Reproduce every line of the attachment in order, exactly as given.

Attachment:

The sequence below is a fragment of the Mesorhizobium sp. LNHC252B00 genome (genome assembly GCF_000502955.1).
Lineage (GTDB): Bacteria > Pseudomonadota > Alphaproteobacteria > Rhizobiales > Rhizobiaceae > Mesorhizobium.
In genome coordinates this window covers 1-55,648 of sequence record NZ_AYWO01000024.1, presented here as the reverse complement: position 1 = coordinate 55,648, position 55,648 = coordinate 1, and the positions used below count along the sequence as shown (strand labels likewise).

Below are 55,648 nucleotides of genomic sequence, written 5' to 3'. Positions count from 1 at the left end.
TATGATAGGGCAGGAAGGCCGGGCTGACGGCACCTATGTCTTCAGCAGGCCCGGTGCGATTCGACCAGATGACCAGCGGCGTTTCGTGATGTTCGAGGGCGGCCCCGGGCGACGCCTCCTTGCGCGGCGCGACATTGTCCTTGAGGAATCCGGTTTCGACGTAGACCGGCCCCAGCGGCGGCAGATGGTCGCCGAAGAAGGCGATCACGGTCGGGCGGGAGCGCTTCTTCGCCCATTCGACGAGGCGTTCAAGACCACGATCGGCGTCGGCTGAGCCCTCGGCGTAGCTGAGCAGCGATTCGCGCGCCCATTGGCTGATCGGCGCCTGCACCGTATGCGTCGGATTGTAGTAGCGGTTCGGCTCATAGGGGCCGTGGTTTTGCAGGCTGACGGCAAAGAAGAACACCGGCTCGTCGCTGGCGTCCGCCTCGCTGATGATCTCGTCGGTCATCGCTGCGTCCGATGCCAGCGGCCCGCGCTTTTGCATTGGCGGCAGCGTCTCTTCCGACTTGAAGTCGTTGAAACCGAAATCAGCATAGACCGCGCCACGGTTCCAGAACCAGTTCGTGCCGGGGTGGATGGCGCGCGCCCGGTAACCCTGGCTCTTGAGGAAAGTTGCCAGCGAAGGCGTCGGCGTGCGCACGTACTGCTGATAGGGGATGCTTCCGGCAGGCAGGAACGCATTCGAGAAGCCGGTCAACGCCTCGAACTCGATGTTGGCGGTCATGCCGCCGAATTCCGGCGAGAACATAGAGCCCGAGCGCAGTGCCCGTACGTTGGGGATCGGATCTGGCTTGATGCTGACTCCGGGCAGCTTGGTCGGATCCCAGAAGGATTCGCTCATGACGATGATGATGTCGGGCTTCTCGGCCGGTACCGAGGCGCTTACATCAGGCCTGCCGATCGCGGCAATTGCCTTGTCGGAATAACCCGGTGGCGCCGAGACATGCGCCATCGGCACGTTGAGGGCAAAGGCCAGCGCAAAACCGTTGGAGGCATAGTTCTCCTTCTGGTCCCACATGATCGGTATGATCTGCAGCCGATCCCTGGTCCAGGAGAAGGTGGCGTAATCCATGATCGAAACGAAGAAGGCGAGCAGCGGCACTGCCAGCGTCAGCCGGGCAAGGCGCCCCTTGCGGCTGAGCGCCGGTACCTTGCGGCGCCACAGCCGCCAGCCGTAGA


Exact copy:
The sequence below is a fragment of the Mesorhizobium sp. LNHC252B00 genome (genome assembly GCF_000502955.1).
Lineage (GTDB): Bacteria > Pseudomonadota > Alphaproteobacteria > Rhizobiales > Rhizobiaceae > Mesorhizobium.
In genome coordinates this window covers 1-55,648 of sequence record NZ_AYWO01000024.1, presented here as the reverse complement: position 1 = coordinate 55,648, position 55,648 = coordinate 1, and the positions used below count along the sequence as shown (strand labels likewise).

Below are 55,648 nucleotides of genomic sequence, written 5' to 3'. Positions count from 1 at the left end.
TATGATAGGGCAGGAAGGCCGGGCTGACGGCACCTATGTCTTCAGCAGGCCCGGTGCGATTCGACCAGATGACCAGCGGCGTTTCGTGATGTTCGAGGGCGGCCCCGGGCGACGCCTCCTTGCGCGGCGCGACATTGTCCTTGAGGAATCCGGTTTCGACGTAGACCGGCCCCAGCGGCGGCAGATGGTCGCCGAAGAAGGCGATCACGGTCGGGCGGGAGCGCTTCTTCGCCCATTCGACGAGGCGTTCAAGACCACGATCGGCGTCGGCTGAGCCCTCGGCGTAGCTGAGCAGCGATTCGCGCGCCCATTGGCTGATCGGCGCCTGCACCGTATGCGTCGGATTGTAGTAGCGGTTCGGCTCATAGGGGCCGTGGTTTTGCAGGCTGACGGCAAAGAAGAACACCGGCTCGTCGCTGGCGTCCGCCTCGCTGATGATCTCGTCGGTCATCGCTGCGTCCGATGCCAGCGGCCCGCGCTTTTGCATTGGCGGCAGCGTCTCTTCCGACTTGAAGTCGTTGAAACCGAAATCAGCATAGACCGCGCCACGGTTCCAGAACCAGTTCGTGCCGGGGTGGATGGCGCGCGCCCGGTAACCCTGGCTCTTGAGGAAAGTTGCCAGCGAAGGCGTCGGCGTGCGCACGTACTGCTGATAGGGGATGCTTCCGGCAGGCAGGAACGCATTCGAGAAGCCGGTCAACGCCTCGAACTCGATGTTGGCGGTCATGCCGCCGAATTCCGGCGAGAACATAGAGCCCGAGCGCAGTGCCCGTACGTTGGGGATCGGATCTGGCTTGATGCTGACTCCGGGCAGCTTGGTCGGATCCCAGAAGGATTCGCTCATGACGATGATGATGTCGGGCTTCTCGGCCGGTACCGAGGCGCTTACATCAGGCCTGCCGATCGCGGCAATTGCCTTGTCGGAATAACCCGGTGGCGCCGAGACATGCGCCATCGGCACGTTGAGGGCAAAGGCCAGCGCAAAACCGTTGGAGGCATAGTTCTCCTTCTGGTCCCACATGATCGGTATGATCTGCAGCCGATCCCTGGTCCAGGAGAAGGTGGCGTAATCCATGATCGAAACGAAGAAGGCGAGCAGCGGCACTGCCAGCGTCAGCCGGGCAAGGCGCCCCTTGCGGCTGAGCGCCGGTACCTTGCGGCGCCACAGCCGCCAGCCGTAGA